Thailand’s slide from a country known as the Land of Smiles to a land dogged by religious conflict and political violence is lamented in the elegantly composed arthouse entry “The Island Funeral.” Centered on three young Bangkok residents searching for a long-lost relative in the nation’s troubled South, the pic mixes road-movie and mystery-thriller elements with the scent of Joseph Conrad’s “Heart of Darkness” to produce a quietly gripping tale with its own distinctive voice. Awarded the Asian Future prize at Tokyo and now gaining traction with appearances at Rotterdam, Goteborg and Hong Kong, the film looks primed for a lengthy stint on the fest circuit. Local release is tentatively set for August.
Following a 12-year hiatus from narrative features, Pimpaka Towira makes a winning return here. Concentrating on short subjects and documentaries (“The Truth Be Told: The Cases Against Supinya Klangnarong”) since her 2003 feature debut, “One Night Husband,” Towira has joined the growing ranks of indie filmmakers expressing grave concern about upheavals that now seem like the norm rather than the exception in Thai life.
With local censors clamping down on movies deemed likely to incite unrest, Towira and co-scripter Kong Rithdee, a highly regarded Bangkok film critic, are careful not to pass judgment on any political or religious group. Their finely crafted screenplay nevertheless leaves viewers with a clear picture of the deeply troubled state of the nation.
The story begins as a conventional yarn about urbanites venturing into the sticks. Confident young Muslim woman Laila (Heen Sasithorn) and brother Zugood (Aukrit Pornsumpunsuk) are driving through Pattani, one of several predominantly Muslim provinces involved in a long-running separatist war with the central government. With Zugood’s buddy, Toy (Yossawat Sittiwong), along for the ride, the siblings plan to visit their barely remembered hometown and visit an aunt neither has seen since childhood.
The trio are crisply established as typical city dwellers whose inability to read printed maps correctly leads to numerous wrong turns and sparks childish squabbles between Laila and Zugood. As the road gets longer these trivial concerns are replaced by unease and anxiety. Media reports of violent protests in Bankgok and gun battles in rural areas prompt Toy to question whether it’s safe to go any further. Fear ramps up suddenly when Laila is convinced she’s seen a chained and naked woman fleeing across a lonely road at night. Refusing the boys’ demands to keep driving and not get involved, Laila searches for the woman but finds nothing.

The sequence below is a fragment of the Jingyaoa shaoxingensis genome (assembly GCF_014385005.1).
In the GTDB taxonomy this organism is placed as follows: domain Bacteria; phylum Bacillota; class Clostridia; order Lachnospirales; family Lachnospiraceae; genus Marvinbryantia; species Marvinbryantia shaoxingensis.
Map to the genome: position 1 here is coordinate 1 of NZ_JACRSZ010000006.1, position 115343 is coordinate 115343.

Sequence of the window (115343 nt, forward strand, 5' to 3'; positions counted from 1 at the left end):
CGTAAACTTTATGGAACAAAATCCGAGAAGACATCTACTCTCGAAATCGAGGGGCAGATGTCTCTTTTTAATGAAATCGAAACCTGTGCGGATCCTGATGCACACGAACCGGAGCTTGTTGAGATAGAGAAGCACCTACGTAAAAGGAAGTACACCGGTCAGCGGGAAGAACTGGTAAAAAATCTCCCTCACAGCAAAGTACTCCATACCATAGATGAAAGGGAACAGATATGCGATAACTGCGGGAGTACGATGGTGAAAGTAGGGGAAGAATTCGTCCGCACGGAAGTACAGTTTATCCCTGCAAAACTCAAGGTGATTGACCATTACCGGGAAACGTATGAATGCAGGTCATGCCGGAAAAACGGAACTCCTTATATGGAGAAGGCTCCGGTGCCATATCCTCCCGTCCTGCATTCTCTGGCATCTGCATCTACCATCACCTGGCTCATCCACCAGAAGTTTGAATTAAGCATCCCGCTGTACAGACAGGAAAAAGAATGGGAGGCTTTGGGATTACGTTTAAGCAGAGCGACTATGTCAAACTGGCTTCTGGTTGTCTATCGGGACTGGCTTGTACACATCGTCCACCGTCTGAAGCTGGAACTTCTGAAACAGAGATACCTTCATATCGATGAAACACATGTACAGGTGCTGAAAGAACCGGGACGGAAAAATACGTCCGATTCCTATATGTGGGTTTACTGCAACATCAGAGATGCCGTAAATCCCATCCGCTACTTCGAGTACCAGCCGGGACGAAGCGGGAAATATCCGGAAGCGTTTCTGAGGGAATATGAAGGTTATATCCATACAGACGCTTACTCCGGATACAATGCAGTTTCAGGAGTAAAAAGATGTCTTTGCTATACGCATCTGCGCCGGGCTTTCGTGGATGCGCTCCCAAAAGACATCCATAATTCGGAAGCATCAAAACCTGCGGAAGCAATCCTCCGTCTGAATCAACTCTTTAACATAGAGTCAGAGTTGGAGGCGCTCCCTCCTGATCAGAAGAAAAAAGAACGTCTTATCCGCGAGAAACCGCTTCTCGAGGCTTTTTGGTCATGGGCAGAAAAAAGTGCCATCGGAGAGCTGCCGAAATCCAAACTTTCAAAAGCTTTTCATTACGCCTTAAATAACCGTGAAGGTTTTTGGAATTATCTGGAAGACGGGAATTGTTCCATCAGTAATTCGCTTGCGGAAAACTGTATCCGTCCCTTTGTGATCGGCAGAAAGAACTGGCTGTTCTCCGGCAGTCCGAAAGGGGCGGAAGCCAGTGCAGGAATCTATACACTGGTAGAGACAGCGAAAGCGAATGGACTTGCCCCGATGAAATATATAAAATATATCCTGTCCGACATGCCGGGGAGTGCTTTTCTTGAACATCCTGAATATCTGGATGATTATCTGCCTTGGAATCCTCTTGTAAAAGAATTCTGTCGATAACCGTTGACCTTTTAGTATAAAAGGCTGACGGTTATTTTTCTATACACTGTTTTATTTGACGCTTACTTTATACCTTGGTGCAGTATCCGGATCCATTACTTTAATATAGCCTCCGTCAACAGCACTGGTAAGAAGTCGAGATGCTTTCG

In addition to giving viewers a decent jump scare, this sequence ushers in a slightly otherworldly ambience that lingers until the travelers reach the final destination. This feeling of dislocation and disquiet is heightened by artful manipulations of sound and image by co-editors Harin Paesongthai, Benjarat Choonuan and Uruphong Raksasad. Much of the story unfolds in long takes in which dialogue from previous scenes continues to be heard. At other times, words and sound effects pre-empt visuals by a significant margin. While the film remains rooted in reality, there’s a consistent and highly effective sense that everything here may not be exactly what it seems.
Determined to carry on despite increased military presence in the area and protestations from Toy that reveal his anti-Islamic feelings, Laila and Zugood eventually give up on maps and look for a local guide. Following a visit to an unfinished mosque that’s said to be cursed, they meet Surin (Pattanapong Sriboonrueang), a motorcycle rider who barely utters a word but seems to know the way to their home village of Al-kaf. Mystery and suspense deepen when the trio reach the supposed location near the coast, only to find a battered signpost and no signs of people or dwellings. Nervously following Surin on foot, they’re delivered to an unnamed boatman (Anake Srimor) and taken to an island in the distance.
All the film’s themes mesh beautifully in the expedition’s final leg. As night falls the boat creeps along a river toward a village built in all manner of architectural styles and populated by people from many different races and religions. The long-awaited appearance of Aunty Zainub (Kiatsuda Piromya) does not disappoint. A striking figure who smokes and carries herself with regal grace and worldly authority, Zainub describes this place as a utopia that will soon crumble as a result of Thailand’s internal unrest.
Laila’s increasing curiosity about her heritage and religion (at one point earlier, she swaps jeans and T-shirt to pray in the traditional telekung worn by Thailand’s female Muslims) comes fruitfully to light in her discussions with Aunty Zainub on the topics of free will and idealism. Far from wrapping matters up neatly, Towira and Rithdee sustain the carefully controlled atmosphere of restlessness until the final fadeout.
An increasingly rare example of a feature film shot on 16mm, “The Island Funeral” is superbly lensed by Phuttiphong Aroonpheng. The performances by relative newcomers Sasithorn, Pornsumpunsuk and Sittiwong are terrific. The eclectic score by Noppanan Panicharoen and his rock band Inspirative plays an important role in the film’s success. Driving guitar rhythms, lovely piano melodies and haunting ambient sounds are perfectly in tune with the film’s tonal variations and the characters’ shifting moods. All other technical aspects are first-rate.